Why ‘Happy New Year’ may not be possible for all

JANUARY 22, 2023 8:00 AM

We’re moving quickly into another new year. The older I get the faster time passes. It is customary to wish folks a “happy new year.” Yet for some folks, happiness is not something they wish to hear about — at least not right now. It may not be about not wanting to be happy but rather that they are feeling anything but happy, new year or not.

Who doesn’t want happiness? Maybe someone who lost their job or their home? Maybe someone who was diagnosed with a serious illness? Maybe someone who recently got divorced? How about people who have had someone they loved dearly die? For some, happiness may feel like a betrayal of their loss. “I shouldn’t be happy.”

Of course, when we care about someone, we want them to be “happy” or at least to have less pain. “It’s a new year. Start fresh. Everything will be OK, maybe even better.” The speaker is offering caring words but they may come across as insensitive. People who are grieving appreciate care and concern but would like to feel what they are feeling — good or bad, yes even sad.

There’s a well known saying: “new day, same …” You know it. For grievers a new year may just represent another day. It may also be the stark reality that now entering a new year they are without a job or home or loved one.

I don’t want to suggest that things can’t get “better” but the journey through grief is a personal one. Each traveler goes about it his/her/their own way. It is a gift to honor that journey and support them along the way.

Alan Wolfelt writes a lot about grief. He took the noun “companion” and turned it into a verb. He offers eleven tenets of companioning. Some of these include: being present with another’s pain and not taking it away; it’s about listening with your heart and not analyzing with your head; it’s about bearing witness to the struggles of others, not about judging or directing those struggles; it’s about learning from others, not about teaching them. That’s just a few but they all offer the griever the opportunity to be where they are.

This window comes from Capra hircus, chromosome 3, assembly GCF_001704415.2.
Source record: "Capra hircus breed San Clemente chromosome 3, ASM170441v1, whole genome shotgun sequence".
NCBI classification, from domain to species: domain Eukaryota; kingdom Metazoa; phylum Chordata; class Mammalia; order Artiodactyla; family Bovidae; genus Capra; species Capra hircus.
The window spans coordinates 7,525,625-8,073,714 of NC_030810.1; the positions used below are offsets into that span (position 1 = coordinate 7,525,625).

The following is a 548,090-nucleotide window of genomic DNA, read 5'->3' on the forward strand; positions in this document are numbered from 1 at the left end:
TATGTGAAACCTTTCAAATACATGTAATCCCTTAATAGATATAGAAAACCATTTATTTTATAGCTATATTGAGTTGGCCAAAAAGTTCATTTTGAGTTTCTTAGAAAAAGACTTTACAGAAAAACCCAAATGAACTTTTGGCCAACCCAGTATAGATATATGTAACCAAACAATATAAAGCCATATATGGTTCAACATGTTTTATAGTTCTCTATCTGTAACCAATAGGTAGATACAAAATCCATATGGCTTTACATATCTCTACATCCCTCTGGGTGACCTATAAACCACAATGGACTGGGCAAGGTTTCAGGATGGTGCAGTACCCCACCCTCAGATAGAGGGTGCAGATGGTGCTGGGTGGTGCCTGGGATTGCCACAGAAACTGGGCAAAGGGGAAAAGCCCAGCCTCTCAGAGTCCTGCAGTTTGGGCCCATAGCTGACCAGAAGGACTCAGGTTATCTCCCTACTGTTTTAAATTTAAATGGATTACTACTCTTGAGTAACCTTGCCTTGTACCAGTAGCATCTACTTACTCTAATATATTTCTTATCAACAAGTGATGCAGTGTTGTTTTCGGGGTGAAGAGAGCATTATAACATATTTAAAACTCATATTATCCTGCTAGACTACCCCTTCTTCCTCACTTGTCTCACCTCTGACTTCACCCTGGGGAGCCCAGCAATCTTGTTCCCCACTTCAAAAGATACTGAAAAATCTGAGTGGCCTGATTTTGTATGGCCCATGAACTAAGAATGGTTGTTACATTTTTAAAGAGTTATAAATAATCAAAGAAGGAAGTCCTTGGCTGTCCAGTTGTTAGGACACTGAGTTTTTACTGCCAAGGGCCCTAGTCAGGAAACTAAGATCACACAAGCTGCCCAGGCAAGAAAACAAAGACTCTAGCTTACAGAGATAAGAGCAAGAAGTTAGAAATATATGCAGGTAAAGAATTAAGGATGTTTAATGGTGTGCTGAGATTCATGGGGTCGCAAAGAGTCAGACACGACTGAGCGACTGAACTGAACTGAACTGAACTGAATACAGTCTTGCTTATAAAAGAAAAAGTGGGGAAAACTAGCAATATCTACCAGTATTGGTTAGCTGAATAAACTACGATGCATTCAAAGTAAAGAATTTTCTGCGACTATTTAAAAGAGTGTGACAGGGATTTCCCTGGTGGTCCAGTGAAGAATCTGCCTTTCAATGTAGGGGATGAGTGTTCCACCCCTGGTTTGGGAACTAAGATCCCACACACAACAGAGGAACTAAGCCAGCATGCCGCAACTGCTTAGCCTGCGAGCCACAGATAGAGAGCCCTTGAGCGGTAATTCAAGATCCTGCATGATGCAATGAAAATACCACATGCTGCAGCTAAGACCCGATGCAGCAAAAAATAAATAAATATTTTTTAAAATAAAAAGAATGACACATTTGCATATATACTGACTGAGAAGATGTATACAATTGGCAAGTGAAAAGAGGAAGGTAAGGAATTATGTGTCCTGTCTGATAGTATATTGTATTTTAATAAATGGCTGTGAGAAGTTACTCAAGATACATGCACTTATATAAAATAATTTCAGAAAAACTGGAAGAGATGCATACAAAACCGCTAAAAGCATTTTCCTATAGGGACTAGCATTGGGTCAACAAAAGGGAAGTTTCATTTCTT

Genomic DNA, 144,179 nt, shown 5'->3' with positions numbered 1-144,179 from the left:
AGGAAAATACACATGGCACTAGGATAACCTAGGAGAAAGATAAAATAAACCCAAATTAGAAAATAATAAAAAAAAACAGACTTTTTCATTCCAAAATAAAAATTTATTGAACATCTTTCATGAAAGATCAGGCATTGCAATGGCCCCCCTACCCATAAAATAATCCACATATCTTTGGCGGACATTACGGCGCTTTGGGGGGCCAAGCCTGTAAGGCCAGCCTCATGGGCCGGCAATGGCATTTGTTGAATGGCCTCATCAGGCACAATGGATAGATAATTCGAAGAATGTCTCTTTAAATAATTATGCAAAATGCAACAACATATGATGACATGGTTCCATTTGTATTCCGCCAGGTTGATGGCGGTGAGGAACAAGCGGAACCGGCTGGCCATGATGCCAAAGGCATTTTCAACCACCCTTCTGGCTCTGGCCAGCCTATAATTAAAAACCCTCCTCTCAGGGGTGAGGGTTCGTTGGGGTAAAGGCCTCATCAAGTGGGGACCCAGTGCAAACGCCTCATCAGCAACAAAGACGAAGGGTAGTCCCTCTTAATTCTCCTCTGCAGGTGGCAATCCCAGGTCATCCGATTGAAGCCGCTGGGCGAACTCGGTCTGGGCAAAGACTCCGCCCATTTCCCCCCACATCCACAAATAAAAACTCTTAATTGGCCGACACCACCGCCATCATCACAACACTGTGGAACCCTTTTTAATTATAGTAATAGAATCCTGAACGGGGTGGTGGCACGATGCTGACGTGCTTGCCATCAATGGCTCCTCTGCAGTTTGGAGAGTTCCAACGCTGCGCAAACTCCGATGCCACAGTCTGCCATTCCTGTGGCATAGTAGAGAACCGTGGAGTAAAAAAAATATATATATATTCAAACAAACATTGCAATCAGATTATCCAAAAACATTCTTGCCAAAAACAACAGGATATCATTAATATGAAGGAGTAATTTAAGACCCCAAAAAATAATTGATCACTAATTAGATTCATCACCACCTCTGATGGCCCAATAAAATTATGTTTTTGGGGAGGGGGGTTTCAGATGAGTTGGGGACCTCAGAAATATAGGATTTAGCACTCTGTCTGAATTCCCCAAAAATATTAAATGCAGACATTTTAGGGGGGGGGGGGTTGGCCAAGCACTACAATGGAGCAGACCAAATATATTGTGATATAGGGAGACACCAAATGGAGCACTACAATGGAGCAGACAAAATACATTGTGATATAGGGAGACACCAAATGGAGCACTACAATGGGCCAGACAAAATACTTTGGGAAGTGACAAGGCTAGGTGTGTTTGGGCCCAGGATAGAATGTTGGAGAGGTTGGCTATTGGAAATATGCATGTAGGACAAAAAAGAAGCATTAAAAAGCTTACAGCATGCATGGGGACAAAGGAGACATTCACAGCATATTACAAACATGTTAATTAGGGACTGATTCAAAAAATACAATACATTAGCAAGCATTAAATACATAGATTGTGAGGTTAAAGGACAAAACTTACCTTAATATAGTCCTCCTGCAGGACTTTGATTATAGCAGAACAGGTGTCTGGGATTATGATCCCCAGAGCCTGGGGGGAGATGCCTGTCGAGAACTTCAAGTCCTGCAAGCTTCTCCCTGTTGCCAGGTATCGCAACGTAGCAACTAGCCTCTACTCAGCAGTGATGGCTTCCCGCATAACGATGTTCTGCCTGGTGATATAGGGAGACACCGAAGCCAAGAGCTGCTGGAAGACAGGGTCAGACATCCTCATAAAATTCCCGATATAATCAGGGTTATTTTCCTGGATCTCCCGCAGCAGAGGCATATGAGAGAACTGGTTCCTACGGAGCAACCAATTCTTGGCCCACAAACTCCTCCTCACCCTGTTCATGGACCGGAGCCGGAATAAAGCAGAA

It is hard to watch someone we care about suffer in any way. However, it may be a great gift to journey with that person, letting them lead and being their companion. In my experiences with those who have had a significant loss, they appreciate those who offer understanding about their personal journey, allowing them to be where they are and move forward at their own pace, in their own way.

Megan Devine, another writer and speaker who offers guidance on this grief journey, has a book entitled: “It’s OK that You’re Not OK.” In many ways it gives permission to grievers to feel what they feel and be wherever they are without judgment or direction from others. It brings comfort to grievers and let’s them know what they are feeling is normal and OK.

Because of my connection to grief and grievers I have greeted folks with these words: “May the new year be meaningful to you.” David Kessler, who worked with Elizabeth Kubler Ross, has added a sixth stage to her original five stages of grief (with her family’s permission). Stage six: Finding Meaning (within the context of grief and loss). Offering a message of meaning to all allows the hearers to experience whatever that may mean for them — today or throughout the year.

So, it is a new year. It may be a new beginning for some or a startling reminder of an ending. Let us be sensitive and aware of those who need our understanding. Perhaps this could be a year of careful listening. Maybe you will find yourself companioning a friend or someone to companion you as your journey on into 2023.

Whatever happens, know that there are those who care, who may not be perfect in their approach, but who want to be your companion in whatever the future holds. May each and all find meaning in 2023.

Evelyn Wald is Lutheran minister and the program director for Tides and a facilitator of support groups. This column is coordinated by www.learningtolivewhatsyourstory.org, whose mission is to create educational and conversational opportunities for meaningful intergenerational exchanges on loss, grief, growth and transformation.

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